Such an earlier phase is evident in the usage of the Athenian speaker when he speaks about rhuthmos in poetry. This linking of rhuthmos and poetry points to an earlier phase when poetry was as yet undifferentiated from song. To be contrasted is the later phase—as reflected in what the Athenian speaker says about the state of the art that is mousikē. In this later phase, song and poetry were already differentiated from each other. In this later phase, the differentiated medium of song could still be coordinated with the medium of dance, but such coordination had already broken down in the differentiated medium of poetry.

Meter, Stress, and Melody

Here we must reckon with a salient fact about the state of the art that was poetry in the fourth century BCE, the time of Plato and Aristotle. At that time, the basic metrical feature of poetry was rhythm as embedded in the words of poetry. This fact is the single most noticeable and most obvious reality we find in the surviving texts of ancient Greek poetry. The study of ancient Greek meter as we know it is basically a study of rhythm. This kind of rhythm in poetry was differentiated from rhythm as sung and danced in song and as played on a musical instrument.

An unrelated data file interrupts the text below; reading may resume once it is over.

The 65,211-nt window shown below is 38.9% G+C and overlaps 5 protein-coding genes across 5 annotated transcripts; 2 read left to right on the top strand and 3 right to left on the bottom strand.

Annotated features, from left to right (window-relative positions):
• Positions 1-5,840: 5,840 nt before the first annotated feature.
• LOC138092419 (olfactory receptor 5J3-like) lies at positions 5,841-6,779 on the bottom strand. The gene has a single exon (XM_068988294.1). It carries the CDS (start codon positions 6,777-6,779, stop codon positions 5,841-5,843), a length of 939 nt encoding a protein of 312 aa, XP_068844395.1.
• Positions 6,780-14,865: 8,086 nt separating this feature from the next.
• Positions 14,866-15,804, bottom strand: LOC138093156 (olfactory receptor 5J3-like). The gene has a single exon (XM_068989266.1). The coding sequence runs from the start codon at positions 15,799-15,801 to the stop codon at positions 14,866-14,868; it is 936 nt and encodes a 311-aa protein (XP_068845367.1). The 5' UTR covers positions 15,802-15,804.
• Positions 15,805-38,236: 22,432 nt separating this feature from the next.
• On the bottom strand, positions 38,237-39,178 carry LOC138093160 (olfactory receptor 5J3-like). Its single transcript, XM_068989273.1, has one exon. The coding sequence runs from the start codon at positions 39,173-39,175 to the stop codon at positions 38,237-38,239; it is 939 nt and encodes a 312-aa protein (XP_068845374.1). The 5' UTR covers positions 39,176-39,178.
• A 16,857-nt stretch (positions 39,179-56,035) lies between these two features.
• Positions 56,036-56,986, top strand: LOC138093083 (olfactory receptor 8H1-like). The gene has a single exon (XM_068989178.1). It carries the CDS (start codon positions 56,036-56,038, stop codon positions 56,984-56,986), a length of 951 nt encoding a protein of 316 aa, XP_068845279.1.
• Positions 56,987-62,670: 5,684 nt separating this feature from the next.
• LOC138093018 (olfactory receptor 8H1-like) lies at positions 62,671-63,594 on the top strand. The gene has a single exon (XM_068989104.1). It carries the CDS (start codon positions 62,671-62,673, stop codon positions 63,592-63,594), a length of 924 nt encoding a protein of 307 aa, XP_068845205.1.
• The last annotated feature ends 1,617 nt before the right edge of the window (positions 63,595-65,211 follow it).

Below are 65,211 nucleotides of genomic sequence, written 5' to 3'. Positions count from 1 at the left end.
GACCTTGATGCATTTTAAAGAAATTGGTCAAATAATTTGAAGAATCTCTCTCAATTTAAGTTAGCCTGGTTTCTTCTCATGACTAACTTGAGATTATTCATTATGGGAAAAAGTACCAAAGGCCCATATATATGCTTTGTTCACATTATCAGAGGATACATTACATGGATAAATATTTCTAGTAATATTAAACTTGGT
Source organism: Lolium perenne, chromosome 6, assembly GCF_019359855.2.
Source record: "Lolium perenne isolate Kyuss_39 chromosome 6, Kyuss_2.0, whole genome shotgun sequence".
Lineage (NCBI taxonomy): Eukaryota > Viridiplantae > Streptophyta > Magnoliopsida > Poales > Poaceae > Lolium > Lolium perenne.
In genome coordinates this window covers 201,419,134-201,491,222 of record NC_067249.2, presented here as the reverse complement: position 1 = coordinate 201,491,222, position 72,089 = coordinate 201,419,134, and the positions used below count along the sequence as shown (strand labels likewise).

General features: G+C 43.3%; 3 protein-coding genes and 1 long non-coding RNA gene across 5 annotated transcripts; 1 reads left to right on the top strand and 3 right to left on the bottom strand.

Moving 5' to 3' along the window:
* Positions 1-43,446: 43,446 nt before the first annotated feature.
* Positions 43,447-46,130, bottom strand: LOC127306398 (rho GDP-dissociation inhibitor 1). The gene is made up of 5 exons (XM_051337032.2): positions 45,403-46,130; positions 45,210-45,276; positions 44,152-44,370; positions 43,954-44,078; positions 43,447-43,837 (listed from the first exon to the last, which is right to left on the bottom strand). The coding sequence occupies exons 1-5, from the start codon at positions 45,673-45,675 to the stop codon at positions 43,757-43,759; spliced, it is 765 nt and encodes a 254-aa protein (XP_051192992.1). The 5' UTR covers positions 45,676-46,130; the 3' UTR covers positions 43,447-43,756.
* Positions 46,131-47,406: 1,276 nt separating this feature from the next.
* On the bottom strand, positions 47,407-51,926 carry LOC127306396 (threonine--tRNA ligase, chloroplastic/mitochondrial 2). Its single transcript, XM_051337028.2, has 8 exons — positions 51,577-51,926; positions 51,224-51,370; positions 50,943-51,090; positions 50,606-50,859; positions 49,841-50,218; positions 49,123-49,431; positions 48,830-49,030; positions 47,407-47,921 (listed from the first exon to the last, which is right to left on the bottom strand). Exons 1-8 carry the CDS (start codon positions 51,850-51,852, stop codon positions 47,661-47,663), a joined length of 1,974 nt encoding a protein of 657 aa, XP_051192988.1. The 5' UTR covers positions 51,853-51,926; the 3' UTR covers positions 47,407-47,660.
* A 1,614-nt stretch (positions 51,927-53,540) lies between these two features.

What is a less noticeable and less obvious reality about Greek poetry at that time is the fact that melody, like rhythm, was also embedded in the words of poetry. This kind {380|381} of melody in poetry was differentiated from melody as sung and danced in song and as played on a musical instrument.
These twin facts about rhythm and meter as embedded in the words of Greek poetry are exemplified in the use of the word metron ‘measure’ by Herodotus, who flourished in the fifth century BCE. There are two cases to consider.
The first case is straightforward, involving a reference to the measuring of rhythm in terms of metron. Herodotus (1.12) uses the expression ἐν ἰάμβῳ τριμέτρῳ ‘in an iambic poem that has three measures’ with reference to verses of Archilochus, dated to the seventh century BCE. Herodotus is referring here to a form of invective poetry (iambos) composed of verses containing three metra or ‘measures’. The meter of these verses is known to us as the iambic trimeter. In terms of the embedded rhythms of this meter, as produced by the alternation of long and short syllables, the iambic trimeter can be described as three consecutive units shaped ⏓ – – (– = long syllable; = short syllable; ⏓ = short or long syllable). As we see from the internal evidence of all attested verses composed in iambic trimeter, this meter is in fact a “trimeter” in terms of its rhythmical structure of three consecutive units measured as ⏓ – –.